Retraction Watch

Tracking retractions as a window into the scientific process

Archive for the ‘not reproducible’ Category

“The data have spoken:” Controversial NgAgo gene editing study retracted

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The author of a 2016 paper describing a potentially invaluable lab tool has retracted it, following heavy criticism from outside groups that could not reproduce the findings.

The paper had already been tagged with an Expression of Concern by the journal, Nature Biotechnology, which included data from multiple groups casting doubt on the original findings. Although the authors, led by Chunyu Han at Hebei University of Science and Technology in China, produced data to support their original findings, the journal has concluded — following “feedback from expert reviewers” — that the additional data “are insufficient to counter the substantial body of evidence that contradicts their initial findings,” according to an editorial released today:

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“We do not want to create false hope”: Authors retract Cell paper they can’t replicate

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A few years ago, researchers in Sweden had something to celebrate: They thought they had discovered a chink in the armor of the most common type of malignant brain cancer.

In a 2014 Cell paper, the team — led by Patrik Ernfors at the Karolinska Institutet — reported that they had identified a small molecule that could target and kill glioblastoma cells — the cancer that U.S. Senator John McCain was just diagnosed with — and prolong survival in mice with the disease. 

Satish Srinivas Kitambi, the paper’s first author, who is also based at the Karolinska Institutet, said the results got the team “really excited:” Read the rest of this entry »

Written by Victoria Stern

July 20th, 2017 at 11:05 am

Can we do math unconsciously? Replicators of a prominent 2012 study have some doubts

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In 2012, news media were abuzz with a new finding from PNAS: Authors based in Israel had found evidence that our brains can unconsciously process more than we thought — including basic math and reading.  In other words, the authors claimed people could read and do math without even knowing what they were doing.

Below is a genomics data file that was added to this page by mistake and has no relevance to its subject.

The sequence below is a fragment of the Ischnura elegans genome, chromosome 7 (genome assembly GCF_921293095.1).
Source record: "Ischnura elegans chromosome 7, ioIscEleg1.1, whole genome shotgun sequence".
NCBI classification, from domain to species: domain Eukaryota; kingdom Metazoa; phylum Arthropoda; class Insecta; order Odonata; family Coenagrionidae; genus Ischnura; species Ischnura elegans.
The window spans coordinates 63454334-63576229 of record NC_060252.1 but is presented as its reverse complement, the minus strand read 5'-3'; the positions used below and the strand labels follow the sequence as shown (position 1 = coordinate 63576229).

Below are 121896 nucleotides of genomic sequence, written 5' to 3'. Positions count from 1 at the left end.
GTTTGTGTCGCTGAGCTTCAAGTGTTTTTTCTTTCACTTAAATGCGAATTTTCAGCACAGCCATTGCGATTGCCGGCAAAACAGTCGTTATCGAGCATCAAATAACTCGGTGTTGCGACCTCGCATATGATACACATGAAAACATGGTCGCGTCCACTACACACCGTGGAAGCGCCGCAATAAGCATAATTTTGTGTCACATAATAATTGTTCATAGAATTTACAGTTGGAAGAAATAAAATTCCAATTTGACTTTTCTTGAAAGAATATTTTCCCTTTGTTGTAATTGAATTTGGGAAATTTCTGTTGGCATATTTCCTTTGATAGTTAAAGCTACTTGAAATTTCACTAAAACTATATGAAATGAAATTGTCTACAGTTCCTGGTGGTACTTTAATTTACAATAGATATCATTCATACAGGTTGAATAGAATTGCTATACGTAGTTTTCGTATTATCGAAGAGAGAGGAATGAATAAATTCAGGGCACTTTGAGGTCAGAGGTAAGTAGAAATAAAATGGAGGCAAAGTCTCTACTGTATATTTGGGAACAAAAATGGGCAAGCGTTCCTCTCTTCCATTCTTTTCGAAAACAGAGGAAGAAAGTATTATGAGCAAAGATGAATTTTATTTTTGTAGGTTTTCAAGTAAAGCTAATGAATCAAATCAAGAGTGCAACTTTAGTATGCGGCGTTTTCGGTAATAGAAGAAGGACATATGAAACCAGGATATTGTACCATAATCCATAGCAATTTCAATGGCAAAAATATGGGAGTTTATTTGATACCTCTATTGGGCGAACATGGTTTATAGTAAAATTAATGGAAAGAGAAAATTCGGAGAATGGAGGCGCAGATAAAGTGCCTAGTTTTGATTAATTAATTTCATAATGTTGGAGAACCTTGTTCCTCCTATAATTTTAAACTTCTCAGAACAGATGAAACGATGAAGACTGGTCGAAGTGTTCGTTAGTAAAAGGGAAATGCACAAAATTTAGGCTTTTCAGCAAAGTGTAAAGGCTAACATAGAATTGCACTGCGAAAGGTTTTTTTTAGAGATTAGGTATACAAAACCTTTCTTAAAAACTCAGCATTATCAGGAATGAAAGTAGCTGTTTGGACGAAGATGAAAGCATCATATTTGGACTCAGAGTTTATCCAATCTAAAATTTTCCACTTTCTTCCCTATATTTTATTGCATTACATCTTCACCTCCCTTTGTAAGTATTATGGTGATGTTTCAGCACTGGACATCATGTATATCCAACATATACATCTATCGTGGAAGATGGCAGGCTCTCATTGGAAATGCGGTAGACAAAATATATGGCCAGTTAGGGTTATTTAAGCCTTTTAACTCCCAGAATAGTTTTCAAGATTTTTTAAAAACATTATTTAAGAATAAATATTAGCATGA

With such a major development in the field of consciousness research, other groups quickly got to work trying to replicate the findings. Those efforts have taken some twists and turns — including a recent retraction of a replication paper that was, itself, not reproducible (which is not something we see every day). But overall, five years after the initial, remarkable result, the replication efforts are calling it into question.

According to Pieter Moors at KU Leuven, a researcher in this field:

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Dear journals: Clean up your act. Regards, Concerned Biostatistician

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Romain-Daniel Gosselin

Recently, a biostatistician sent an open letter to editors of 10 major science journals, urging them to pay more attention to common statistical problems with papers. Specifically, Romain-Daniel Gosselin, Founder and CEO of Biotelligences, which trains researchers in biostatistics, counted how many of 10 recent papers in each of the 10 journals contained two common problems: omitting the sample size used in experiments, as well as the tests used as part of the statistical analyses. (Short answer: Too many.) Below, we have reproduced his letter.

Dear Editors and Colleagues,

I write this letter as a biologist and instructor of biostatistics, concerned about the disregard for statistical reporting that is threatening scientific reproducibility. I hereby urge you to spearhead the strict application of existing guidelines on statistical reporting. Read the rest of this entry »

Need to find a replication partner, or collaborator? There’s an online platform for that

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Christopher Chartier

Randy McCarthy

Do researchers need a new “Craigslist?” We were recently alerted to a new online platform called StudySwap by one of its creators, who said it was partially inspired by one of our posts. The platform creates an “online marketplace” that previous researchers have called for, connecting scientists with willing partners – such as a team looking for someone to replicate its results, and vice versa. As co-creators Christopher Chartier at Ashland University and Randy McCarthy at Northern Illinois University tell us, having a place where researchers can find each other more efficiently “is in everyone’s best interest.”

Retraction Watch: What inspired you to create StudySwap?

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Written by Alison McCook

April 19th, 2017 at 10:19 am

“Failure is an essential part of science:” A Q&A with the author of a new book on reproducibility